No fairytale but Al Ain Amblers can be rightly proud of fantastic turnaround

Their fairytale ending wasn’t to be but Al Ain Amblers can be rightly proud of the storybook turnaround to their 2016/17 season.

Matt Jones
by Matt Jones
9th April 2017

article:9th April 2017

Kent Watene stretches out to score the sudden death try against Amblers
Kent Watene stretches out to score the sudden death try against Amblers

Their fairytale ending wasn’t to be but Al Ain Amblers can be rightly proud of the storybook turnaround to their 2016/17 season.

It’s been a hectic seven months for the Garden City side, who went from self-relegation from the UAE Premiership after just one game in September to the UAE Conference Top 6 final last weekend.


It ultimately ended in disappointment as 14-men Amblers went down to a Kent Watene sudden death try scored in extra-time after the same player had touched down in the final seconds of normal time to take a breathtaking game beyond 80 minutes.

Al Ain director of rugby Rocco De Bruyn nervously paced up and down the touchline throughout the game’s duration and although he was left distraught, he thinks Amblers march to the final gives the club great hope for next season.

“I’m very proud of the boys,” said De Bruyn.

“A game of missed opportunities but a fitting game for a final. It was very hard to play with a man down in a final, but the guys really left everything on the pitch. It gives us something to work for in the next season.”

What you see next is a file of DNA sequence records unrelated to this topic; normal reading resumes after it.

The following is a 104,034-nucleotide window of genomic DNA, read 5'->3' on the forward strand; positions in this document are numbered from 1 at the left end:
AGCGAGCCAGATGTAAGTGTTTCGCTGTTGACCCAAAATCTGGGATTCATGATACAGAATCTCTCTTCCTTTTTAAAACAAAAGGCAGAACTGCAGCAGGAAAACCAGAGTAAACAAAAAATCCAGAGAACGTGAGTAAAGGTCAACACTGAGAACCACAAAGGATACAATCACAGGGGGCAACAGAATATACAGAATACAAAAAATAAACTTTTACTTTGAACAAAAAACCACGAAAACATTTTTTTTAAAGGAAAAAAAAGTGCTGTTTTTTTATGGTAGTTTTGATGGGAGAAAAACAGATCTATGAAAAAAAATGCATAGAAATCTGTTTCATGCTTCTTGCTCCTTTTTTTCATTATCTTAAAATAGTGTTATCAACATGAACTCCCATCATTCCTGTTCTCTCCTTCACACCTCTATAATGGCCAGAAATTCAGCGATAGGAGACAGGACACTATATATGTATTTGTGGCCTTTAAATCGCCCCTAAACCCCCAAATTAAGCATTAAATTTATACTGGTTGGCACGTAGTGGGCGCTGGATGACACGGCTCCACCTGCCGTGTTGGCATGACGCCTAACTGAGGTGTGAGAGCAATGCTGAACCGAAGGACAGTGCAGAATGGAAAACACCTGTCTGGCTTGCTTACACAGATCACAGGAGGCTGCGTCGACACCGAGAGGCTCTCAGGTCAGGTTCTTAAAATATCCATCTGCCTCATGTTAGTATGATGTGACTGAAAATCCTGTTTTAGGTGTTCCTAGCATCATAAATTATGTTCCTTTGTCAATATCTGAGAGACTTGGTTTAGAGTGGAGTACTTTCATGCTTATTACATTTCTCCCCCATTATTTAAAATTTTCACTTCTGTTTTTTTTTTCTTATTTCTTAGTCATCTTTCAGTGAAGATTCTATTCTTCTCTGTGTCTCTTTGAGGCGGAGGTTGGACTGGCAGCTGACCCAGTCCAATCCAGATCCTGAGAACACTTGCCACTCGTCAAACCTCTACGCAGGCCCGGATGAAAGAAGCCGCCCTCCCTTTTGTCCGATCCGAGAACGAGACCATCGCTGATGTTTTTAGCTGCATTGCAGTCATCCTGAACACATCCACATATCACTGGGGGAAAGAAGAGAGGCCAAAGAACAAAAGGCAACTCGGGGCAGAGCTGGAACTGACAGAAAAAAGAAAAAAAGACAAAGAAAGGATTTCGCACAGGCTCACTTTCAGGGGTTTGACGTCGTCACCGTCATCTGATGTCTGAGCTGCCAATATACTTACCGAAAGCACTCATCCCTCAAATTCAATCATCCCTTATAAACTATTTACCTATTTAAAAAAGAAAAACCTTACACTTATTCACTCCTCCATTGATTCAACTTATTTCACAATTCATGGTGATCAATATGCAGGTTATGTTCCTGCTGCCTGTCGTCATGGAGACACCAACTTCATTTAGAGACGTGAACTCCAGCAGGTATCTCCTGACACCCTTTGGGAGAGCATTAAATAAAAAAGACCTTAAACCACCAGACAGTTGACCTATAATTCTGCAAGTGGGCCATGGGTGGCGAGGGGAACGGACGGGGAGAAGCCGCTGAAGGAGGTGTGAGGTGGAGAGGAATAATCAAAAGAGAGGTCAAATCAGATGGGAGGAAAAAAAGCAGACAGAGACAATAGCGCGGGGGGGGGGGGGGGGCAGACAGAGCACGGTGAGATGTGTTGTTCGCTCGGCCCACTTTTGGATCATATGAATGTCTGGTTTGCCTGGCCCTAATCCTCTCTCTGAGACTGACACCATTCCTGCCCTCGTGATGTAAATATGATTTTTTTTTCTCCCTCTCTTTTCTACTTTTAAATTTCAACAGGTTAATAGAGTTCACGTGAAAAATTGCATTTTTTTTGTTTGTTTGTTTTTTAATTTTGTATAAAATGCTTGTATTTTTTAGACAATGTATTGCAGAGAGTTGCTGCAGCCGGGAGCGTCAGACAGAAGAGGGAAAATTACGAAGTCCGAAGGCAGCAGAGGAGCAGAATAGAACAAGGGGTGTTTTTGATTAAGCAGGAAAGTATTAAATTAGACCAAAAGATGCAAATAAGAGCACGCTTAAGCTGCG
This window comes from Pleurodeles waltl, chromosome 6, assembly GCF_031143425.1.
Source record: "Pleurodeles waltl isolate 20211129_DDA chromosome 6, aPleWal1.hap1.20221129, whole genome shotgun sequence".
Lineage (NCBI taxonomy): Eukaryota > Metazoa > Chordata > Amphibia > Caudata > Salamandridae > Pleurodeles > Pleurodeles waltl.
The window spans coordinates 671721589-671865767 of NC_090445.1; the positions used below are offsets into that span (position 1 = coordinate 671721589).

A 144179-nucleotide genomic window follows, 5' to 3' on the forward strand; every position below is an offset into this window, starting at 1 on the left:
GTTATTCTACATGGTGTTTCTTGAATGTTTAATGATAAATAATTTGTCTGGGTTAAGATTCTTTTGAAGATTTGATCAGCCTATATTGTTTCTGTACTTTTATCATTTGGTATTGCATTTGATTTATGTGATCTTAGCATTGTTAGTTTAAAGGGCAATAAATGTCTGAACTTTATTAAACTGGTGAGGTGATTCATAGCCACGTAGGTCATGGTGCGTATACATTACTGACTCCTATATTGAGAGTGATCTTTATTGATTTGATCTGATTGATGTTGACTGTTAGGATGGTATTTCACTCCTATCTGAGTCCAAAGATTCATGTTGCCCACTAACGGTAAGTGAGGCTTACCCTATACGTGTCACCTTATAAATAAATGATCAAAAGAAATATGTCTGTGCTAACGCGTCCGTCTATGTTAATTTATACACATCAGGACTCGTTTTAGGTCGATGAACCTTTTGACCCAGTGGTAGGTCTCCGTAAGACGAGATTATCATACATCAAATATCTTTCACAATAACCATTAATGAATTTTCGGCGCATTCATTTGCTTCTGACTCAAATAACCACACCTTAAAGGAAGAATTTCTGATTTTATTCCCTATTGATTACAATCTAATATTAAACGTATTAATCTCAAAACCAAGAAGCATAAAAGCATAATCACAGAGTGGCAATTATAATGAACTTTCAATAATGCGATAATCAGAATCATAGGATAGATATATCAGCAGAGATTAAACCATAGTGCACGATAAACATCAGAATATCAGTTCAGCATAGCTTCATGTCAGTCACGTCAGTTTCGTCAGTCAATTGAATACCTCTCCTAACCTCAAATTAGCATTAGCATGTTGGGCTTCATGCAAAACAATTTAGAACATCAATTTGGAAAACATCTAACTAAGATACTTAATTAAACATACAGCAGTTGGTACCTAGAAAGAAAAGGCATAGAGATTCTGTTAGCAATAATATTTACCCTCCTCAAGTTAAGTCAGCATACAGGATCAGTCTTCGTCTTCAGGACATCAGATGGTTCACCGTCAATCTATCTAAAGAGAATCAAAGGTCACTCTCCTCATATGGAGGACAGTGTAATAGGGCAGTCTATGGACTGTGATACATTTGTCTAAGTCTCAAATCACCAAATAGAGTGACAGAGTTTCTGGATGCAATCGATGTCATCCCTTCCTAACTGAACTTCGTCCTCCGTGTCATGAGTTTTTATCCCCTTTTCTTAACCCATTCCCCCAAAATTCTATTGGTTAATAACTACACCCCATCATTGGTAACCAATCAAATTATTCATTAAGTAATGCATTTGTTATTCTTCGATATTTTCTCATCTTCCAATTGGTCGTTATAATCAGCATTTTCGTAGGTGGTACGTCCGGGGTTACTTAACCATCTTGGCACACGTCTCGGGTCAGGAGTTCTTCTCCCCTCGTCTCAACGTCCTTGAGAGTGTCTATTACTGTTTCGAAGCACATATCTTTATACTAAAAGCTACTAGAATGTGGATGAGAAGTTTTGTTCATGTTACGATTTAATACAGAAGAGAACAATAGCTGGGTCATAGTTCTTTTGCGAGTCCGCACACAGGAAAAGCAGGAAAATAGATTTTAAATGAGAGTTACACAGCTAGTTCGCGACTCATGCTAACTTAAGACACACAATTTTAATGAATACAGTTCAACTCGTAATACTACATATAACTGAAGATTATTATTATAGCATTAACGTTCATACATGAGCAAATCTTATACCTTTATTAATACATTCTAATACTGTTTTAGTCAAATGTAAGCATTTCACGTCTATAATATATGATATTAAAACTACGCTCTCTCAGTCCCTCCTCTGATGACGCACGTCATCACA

Epeli Davetawalu (l) celebrates his try before being sent off

Epeli Davetawalu (l) celebrates his try before being sent off

Another proud man was club chairman Sean Emmett, who played at hooker in the showpiece.

“It was a bitter pill to swallow,” he said of defeat, having seen hulking prop Epeli Davetawalu initially put Amblers 26-19 ahead with their fourth try before being sent off minutes later to leave them up against it.

“The Quins showed their resilience and were able to push us to the end and their fitness came through. As chairman, I’m super proud of the team. As a member of the team, we grew as a group of players and formed a great bond this season.”

Although the over-riding feeling will be heartbreak for a while, when they reflect on 2016/17, Amblers should do so with a lasting feeling of having restored pride.

Their first campaign back at the top level in 2015/16 had been a turbulent one – with just two victories claimed in 18 Premiership and West Asia Championship games.

But this past campaign began under a shroud of inner turmoil, with star players like Niko Volavola, Emosi Ratuvecanaua, Jerry Kilicanasau, Esekaia Dranibota and Sakiusa Naisau plucked by elite rivals like Abu Dhabi Harlequins, Dubai Exiles and Jebel Ali Dragons.

The club took the difficult decision to withdraw from the Premiership following an opening 45-3 defeat at the hands of Abu Dhabi Saracens,  but fortunes didn’t immediately improve a level down in the Conference.

They opened their campaign with three defeats to Dragons 2nds, Quins 2nds and Exiles 2nds. They didn’t earn a first win until October 7 – a 16-15 victory against Dubai Wasps.

Amblers director of rugby Rocco De Bruyn

Amblers director of rugby Rocco De Bruyn

Steadily, results improved though. They won five of their next seven to even scrape into the end of season Top 6 at Heartbeat Tigers’ expense – both teams finished on 24 points but Amblers progressed due to a far superior points difference.

It was in the Top 6 that Amblers came into their own. Early season Conference pace-setters Dragons 2nds and Exiles 2nds fell away as Amblers raced to first place, earning 21 points from four wins and a sole defeat.

It saw them qualify for the final, where they met Quins 2nds who finished runners-up. The ultimate prize was cruelly taken away, but they have certainly laid down roots for further promise in the future.


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